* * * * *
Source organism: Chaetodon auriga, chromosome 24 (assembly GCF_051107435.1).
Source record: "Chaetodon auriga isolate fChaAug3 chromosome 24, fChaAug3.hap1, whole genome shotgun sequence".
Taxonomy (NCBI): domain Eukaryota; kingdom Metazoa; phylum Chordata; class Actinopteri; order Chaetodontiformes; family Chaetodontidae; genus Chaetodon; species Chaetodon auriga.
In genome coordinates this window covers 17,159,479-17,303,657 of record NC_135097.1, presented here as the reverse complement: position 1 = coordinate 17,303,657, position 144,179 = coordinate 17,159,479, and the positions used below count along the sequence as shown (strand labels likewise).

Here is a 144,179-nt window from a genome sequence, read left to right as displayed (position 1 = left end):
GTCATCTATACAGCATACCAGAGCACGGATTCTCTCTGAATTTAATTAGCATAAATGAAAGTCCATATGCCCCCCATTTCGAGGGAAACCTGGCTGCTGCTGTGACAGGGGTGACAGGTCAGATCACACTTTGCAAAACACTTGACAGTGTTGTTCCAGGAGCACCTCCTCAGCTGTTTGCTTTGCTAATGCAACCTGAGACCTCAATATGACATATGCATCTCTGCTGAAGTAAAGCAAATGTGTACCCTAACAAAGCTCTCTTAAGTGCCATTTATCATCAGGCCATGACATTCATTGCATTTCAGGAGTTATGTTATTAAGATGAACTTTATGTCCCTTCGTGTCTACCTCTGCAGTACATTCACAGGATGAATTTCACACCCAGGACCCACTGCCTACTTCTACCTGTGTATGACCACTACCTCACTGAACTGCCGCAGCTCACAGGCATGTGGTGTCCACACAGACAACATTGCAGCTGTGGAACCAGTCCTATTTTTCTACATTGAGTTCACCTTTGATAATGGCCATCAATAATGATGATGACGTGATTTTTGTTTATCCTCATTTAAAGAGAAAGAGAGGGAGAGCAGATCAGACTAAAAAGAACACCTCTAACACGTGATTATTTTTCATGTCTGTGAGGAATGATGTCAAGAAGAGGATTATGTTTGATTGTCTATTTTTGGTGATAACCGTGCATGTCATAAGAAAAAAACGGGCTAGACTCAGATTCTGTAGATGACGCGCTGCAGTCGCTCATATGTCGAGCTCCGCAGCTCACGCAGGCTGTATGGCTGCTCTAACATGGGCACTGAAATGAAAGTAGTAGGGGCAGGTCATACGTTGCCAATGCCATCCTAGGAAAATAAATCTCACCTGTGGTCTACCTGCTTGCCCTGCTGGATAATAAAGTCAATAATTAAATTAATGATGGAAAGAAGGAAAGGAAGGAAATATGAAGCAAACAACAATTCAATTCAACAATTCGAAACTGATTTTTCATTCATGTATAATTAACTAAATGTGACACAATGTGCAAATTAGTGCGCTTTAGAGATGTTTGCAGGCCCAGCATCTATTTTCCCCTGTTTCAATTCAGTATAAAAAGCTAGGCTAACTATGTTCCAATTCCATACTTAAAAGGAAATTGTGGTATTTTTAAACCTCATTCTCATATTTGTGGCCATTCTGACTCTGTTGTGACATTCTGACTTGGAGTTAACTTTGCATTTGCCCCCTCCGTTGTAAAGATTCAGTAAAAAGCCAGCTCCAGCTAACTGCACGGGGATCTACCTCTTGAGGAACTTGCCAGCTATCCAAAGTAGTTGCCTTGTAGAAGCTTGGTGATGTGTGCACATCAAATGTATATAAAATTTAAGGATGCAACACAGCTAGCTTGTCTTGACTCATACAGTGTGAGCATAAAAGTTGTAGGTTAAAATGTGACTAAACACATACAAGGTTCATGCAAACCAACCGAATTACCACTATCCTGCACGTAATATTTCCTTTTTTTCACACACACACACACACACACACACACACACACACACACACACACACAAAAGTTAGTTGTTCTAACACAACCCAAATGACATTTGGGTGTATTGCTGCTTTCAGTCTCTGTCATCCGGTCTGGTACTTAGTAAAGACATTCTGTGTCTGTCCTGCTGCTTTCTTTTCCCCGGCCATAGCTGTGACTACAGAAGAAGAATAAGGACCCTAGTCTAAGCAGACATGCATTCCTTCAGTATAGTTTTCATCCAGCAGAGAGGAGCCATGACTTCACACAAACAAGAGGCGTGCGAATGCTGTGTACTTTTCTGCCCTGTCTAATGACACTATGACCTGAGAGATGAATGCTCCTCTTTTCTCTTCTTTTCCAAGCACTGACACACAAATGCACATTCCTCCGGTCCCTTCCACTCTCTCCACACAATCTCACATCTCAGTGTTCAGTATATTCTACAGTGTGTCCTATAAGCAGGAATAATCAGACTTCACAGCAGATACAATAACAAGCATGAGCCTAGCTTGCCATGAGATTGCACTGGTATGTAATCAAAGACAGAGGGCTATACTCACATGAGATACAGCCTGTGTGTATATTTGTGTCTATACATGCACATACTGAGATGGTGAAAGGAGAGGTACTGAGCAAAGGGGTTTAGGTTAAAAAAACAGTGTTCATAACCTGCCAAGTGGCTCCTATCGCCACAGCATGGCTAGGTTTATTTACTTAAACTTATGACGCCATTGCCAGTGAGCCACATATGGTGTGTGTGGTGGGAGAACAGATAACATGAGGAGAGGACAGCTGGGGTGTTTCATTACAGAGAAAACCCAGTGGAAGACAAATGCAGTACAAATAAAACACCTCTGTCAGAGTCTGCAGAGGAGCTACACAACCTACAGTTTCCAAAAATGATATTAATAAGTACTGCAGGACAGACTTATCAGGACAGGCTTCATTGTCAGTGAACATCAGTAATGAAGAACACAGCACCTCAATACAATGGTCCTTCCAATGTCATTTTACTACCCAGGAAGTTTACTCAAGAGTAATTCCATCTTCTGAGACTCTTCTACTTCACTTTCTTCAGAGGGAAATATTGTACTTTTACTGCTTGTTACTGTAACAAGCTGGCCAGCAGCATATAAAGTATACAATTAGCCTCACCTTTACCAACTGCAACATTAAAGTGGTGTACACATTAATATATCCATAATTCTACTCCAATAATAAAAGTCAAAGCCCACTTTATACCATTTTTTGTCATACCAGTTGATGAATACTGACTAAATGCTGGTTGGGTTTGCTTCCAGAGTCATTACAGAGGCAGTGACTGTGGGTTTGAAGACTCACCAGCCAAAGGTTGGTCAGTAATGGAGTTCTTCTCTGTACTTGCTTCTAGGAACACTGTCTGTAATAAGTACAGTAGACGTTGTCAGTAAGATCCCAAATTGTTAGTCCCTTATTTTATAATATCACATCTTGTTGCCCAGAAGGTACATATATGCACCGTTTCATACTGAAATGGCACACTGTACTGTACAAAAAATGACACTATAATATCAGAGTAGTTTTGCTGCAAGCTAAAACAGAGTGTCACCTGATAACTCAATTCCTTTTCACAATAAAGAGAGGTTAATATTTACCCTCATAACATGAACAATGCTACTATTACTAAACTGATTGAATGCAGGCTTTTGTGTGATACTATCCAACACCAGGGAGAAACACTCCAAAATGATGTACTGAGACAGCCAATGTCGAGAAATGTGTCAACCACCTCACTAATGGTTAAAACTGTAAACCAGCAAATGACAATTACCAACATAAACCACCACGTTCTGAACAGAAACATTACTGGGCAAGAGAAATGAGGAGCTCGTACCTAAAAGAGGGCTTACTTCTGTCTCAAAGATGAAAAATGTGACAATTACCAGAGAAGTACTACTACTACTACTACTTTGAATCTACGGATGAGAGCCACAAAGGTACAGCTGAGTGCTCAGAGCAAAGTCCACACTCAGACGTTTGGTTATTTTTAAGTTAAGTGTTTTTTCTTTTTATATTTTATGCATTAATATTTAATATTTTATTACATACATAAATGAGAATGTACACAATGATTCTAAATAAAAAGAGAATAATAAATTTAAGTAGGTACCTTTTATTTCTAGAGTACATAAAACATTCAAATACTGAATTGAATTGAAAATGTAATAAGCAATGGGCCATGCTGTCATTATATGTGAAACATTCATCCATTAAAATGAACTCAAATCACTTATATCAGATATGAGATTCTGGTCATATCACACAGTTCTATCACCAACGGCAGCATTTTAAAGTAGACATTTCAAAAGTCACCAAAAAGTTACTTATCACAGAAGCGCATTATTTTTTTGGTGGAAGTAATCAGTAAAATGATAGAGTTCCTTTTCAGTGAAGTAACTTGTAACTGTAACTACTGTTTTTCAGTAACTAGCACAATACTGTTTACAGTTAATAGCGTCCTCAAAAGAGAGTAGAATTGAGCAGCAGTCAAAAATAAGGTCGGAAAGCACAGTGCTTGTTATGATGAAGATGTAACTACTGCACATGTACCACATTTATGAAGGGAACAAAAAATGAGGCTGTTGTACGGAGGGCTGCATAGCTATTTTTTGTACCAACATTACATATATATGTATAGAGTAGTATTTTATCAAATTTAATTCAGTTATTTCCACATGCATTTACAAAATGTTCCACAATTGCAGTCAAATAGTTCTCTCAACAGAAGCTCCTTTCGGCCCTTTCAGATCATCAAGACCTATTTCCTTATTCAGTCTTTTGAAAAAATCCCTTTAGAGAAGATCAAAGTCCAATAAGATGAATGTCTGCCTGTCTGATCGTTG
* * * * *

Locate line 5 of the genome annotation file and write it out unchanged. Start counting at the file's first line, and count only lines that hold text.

Here is a 144,179-nt window from a genome sequence, read left to right as displayed (position 1 = left end):